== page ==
As of this semester, the new print system that was installed campus-wide in October has been completely implemented. However, several key changes to the system have been made in response to issues raised by members of the Students’ Association Cabinet and Senate. Most importantly, instead of paying for all printing on Flex, River Campus students now have a pre-established printing account linked to their term bill. The account starts with a $10 credit, allowing every student to print 125 pages this semester free of charge.The original implementation of the new system was conceived by Information Technology Services and River Campus Libraries and installed at most locations in October with successful results. “The process of how it works is much smoother, in general, than the previous system. It seems to work well,” ITS Center Manager Alfred Padeletti said.The system consists of new equipment and software which allows print jobs to be queued until sent to a printer through a “print release station” at each location. According to Pedeletti, crowding of the print area by students waiting for print jobs and excess waste have both reduced since the new system was installed.The initial proposal called for a charge of $.08 per black and white page and $.50 per color page printed. The fee was to be assessed on each user’s Flex account. However, the prospect of charging students in this way was determined undesirable by the SA Cabinet and Senate. SA subcommittees were convened to address these issues with the administration.

According to SA President and senior Lonny Mallach, the SA saw two key problems with the system. First, if students must pay in advance to put money on Flex before they can print, they could be at a disadvantage academically for not having a Flex account or cash on hand.

“What if you don’t have Flex or cash and you have a final coming up? We can’t penalize people for not having money at the time,” Mallach said.Dean of River Campus Libraries Ron Dow, one of the key proponents of the new system, agreed with the SA on this issue. “Printing is so essential to learning and we don’t want to put a student in a situation of choosing between eating and printing,” Dow said.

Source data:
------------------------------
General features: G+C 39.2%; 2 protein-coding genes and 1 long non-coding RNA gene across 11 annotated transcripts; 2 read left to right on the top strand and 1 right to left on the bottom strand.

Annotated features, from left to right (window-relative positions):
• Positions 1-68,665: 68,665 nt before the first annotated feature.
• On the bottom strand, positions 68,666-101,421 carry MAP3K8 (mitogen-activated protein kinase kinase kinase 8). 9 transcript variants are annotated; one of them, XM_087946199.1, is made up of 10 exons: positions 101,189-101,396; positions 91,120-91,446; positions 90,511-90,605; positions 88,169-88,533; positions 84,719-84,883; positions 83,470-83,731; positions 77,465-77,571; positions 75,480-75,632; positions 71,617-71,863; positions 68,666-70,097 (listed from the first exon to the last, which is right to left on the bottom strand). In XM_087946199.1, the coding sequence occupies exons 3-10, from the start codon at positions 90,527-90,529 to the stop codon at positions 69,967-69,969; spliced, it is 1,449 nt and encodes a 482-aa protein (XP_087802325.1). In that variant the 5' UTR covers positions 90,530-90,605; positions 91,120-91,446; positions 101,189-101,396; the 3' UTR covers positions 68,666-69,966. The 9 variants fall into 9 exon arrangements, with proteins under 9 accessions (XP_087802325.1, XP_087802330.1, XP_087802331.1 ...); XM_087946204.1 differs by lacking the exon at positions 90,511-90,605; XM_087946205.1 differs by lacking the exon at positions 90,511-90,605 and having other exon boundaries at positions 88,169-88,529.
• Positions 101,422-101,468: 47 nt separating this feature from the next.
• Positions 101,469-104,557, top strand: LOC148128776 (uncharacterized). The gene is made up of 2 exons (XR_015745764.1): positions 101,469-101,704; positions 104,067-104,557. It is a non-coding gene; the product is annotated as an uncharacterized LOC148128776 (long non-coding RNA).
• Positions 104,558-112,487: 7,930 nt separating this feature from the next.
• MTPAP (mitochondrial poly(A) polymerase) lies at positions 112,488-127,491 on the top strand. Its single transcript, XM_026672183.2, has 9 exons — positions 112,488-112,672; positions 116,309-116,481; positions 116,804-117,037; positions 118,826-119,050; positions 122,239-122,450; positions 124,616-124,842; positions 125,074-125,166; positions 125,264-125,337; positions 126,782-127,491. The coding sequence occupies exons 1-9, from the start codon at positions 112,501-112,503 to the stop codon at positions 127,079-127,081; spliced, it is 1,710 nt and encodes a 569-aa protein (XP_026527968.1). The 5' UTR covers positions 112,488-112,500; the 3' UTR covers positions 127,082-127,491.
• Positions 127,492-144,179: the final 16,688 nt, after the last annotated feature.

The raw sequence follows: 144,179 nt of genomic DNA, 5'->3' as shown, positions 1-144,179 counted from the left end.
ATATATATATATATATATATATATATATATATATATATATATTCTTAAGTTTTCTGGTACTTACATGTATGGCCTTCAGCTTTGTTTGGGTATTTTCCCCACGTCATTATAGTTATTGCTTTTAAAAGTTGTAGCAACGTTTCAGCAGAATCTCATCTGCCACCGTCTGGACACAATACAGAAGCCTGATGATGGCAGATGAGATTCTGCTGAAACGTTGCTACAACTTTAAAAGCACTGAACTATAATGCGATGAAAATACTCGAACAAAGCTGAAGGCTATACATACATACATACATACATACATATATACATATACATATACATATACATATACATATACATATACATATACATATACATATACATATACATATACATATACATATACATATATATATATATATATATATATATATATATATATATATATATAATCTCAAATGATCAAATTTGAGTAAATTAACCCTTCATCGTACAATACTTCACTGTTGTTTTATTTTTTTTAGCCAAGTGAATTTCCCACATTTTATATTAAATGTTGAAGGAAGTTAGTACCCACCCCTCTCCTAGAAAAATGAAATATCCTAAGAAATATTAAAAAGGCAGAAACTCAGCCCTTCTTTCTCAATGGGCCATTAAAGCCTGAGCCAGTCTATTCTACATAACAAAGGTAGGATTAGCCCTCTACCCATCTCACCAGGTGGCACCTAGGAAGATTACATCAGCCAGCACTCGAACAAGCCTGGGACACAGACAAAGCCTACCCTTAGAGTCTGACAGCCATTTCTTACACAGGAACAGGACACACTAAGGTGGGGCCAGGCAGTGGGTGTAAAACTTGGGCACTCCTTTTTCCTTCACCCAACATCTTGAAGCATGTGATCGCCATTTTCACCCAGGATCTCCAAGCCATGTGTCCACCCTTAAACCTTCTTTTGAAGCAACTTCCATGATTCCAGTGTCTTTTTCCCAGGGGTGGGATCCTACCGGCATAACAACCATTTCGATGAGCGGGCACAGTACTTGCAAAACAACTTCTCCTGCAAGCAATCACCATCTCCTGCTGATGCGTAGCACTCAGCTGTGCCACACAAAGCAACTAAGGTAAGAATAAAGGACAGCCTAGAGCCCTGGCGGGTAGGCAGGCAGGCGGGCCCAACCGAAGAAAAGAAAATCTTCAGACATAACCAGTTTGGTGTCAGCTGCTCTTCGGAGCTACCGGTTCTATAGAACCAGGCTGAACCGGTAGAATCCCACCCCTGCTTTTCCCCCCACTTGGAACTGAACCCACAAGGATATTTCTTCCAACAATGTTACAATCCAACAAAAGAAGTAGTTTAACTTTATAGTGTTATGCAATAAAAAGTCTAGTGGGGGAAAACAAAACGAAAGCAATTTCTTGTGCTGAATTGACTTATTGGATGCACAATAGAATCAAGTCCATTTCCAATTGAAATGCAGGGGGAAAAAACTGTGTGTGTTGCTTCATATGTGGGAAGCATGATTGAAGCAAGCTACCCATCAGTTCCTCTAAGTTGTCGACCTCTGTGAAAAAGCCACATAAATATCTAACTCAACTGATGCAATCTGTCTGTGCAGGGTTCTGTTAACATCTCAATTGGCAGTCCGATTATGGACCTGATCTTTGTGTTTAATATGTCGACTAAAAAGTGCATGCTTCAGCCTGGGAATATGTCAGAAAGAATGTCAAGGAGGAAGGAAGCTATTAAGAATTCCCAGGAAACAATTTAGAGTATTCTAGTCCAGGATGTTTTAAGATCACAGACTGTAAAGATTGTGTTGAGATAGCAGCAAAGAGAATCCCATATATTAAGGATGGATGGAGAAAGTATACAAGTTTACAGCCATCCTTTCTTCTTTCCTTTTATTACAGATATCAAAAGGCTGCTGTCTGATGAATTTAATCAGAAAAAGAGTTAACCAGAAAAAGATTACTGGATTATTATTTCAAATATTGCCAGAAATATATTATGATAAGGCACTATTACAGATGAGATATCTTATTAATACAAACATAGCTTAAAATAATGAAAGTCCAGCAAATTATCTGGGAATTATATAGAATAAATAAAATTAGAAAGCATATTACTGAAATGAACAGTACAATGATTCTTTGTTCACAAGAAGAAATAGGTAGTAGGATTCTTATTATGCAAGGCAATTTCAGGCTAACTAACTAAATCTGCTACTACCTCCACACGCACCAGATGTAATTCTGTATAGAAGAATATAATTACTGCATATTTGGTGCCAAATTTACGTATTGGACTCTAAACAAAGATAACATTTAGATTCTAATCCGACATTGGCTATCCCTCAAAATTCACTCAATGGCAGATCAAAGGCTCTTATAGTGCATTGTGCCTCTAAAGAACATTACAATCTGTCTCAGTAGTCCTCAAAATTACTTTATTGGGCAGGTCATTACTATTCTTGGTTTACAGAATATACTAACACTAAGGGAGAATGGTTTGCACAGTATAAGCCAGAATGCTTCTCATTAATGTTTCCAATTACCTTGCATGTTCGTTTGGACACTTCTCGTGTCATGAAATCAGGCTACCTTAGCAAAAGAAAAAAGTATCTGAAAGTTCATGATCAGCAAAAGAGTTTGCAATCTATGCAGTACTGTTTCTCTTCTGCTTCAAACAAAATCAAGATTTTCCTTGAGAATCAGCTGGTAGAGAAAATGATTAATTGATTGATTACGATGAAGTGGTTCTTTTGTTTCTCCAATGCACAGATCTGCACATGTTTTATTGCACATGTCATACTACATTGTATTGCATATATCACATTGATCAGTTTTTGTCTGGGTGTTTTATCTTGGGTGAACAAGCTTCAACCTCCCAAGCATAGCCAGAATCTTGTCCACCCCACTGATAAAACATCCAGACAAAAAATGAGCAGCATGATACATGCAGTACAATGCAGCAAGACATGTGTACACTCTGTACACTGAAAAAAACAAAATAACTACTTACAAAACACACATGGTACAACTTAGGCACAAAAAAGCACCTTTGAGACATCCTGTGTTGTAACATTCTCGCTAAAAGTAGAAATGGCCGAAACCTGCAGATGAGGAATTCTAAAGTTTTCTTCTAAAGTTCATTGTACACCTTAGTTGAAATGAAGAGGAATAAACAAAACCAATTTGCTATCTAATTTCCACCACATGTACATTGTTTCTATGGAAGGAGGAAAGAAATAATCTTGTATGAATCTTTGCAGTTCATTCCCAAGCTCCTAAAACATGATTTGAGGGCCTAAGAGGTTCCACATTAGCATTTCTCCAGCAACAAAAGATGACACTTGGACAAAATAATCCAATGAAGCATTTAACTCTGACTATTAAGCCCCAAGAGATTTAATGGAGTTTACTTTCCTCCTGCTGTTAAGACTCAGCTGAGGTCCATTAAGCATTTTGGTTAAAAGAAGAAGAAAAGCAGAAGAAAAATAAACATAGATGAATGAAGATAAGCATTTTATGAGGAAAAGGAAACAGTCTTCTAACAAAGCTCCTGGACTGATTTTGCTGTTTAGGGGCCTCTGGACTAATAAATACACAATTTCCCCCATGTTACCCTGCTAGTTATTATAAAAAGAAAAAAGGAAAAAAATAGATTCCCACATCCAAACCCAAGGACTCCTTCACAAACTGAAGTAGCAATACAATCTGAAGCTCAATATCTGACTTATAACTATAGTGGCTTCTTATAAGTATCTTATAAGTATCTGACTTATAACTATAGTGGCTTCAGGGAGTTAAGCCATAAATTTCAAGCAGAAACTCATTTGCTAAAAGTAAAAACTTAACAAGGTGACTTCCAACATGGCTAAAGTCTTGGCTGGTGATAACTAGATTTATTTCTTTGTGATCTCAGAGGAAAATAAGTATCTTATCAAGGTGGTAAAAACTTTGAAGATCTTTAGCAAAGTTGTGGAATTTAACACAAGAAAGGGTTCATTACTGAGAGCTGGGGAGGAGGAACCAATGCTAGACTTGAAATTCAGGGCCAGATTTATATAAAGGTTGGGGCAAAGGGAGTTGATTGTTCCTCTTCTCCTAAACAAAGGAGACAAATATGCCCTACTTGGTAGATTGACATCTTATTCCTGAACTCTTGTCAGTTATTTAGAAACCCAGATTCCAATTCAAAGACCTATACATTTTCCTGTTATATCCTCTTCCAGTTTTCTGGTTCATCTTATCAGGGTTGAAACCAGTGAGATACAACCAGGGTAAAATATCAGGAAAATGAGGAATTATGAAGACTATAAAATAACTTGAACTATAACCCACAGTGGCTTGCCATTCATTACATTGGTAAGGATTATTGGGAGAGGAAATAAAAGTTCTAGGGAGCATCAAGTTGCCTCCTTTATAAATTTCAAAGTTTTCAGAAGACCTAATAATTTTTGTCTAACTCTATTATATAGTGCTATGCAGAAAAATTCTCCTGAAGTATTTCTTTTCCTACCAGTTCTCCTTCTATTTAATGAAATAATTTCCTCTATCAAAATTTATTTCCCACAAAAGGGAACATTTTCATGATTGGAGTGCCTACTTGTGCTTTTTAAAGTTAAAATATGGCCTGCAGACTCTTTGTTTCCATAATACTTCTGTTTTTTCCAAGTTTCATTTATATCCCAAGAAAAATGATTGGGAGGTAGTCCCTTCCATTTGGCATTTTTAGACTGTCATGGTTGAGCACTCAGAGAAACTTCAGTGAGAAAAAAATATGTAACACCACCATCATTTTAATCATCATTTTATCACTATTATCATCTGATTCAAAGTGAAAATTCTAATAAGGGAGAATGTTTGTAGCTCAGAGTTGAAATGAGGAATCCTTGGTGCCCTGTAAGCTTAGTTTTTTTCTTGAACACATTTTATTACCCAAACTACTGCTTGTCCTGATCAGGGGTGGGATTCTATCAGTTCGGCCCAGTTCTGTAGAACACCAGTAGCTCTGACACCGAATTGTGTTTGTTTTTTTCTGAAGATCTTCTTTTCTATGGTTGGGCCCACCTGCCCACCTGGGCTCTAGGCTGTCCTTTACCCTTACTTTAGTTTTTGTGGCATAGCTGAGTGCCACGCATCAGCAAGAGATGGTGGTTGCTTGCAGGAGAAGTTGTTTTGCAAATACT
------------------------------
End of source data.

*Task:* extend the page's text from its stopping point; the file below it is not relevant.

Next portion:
The other major issue raised by SA Cabinet and Senate members was the idea that, since printing is at least partly academic in nature, part of the costs should be covered by tuition. According to Dow, faculty members have also raised this issue. “They somehow believe it should be a cost of instruction and should be absorbed by the system,” Dow said.

All together, the Dean’s Office, ITS, Library Services, and the SA came up with a solution they deemed satisfactory.

“I think what went on was really great student leadership. We’re pretty pleased with the outcome and we hope students are too,” Dean of Students Jody Asbury said.

Mallach, for one, was happy with the solution. “On the part of those involved, it was a whole lot of work and things worked out well,” he said.Under the new plan, each department helped to subsidize a new account established only for printing.

The account begins this semester with a balance of $10 and can only be used at print stations on the River Campus.

Students may add money to the account at the ITS Center Help Desk or on the new printing Web site. Additional funds added will then credit to that student’s term bill. In this way, students can print when they need to and worry about payment at a later date.

Although Dow agrees that the change was an improvement, he expressed some concerns regarding its effect on revenue. According to Dow, the original proposal was developed so that the system could pay for itself over time.

The new account will increase the overall cost of the system, since some of what students will print this semester will be covered by the initial $10 balance. “It is a risk we are assuming but we are assuming it with some degree of analysis,” Dow said.

Next semester, each student’s printing account will be reset back to $10. At that time, according to Dow, the $10 will have to last the entire year.

Although an e-mail explaining the change was sent out to all undergraduate students, many are still unaware of the new process.

“[The email] was probably deleted as junk,” freshman Marie Mayer said, “but I think it’s a good thing that they are at least making an effort to make it more fair.”

Some other students are not as satisfied. “I think it is good that the university gave us some funds to start off with, but it seems a little ridiculous to me to have to pay for printing at all,” senior Dan Lioy said.Junior Adam Comis agrees that charging may help cut down waste, but is unhappy with the price of $.08 per page. “It should definitely be less per page. It should be just enough so people don’t go crazy,” Comis said.For more information about the new printing system or to add funds to a printing account, visit

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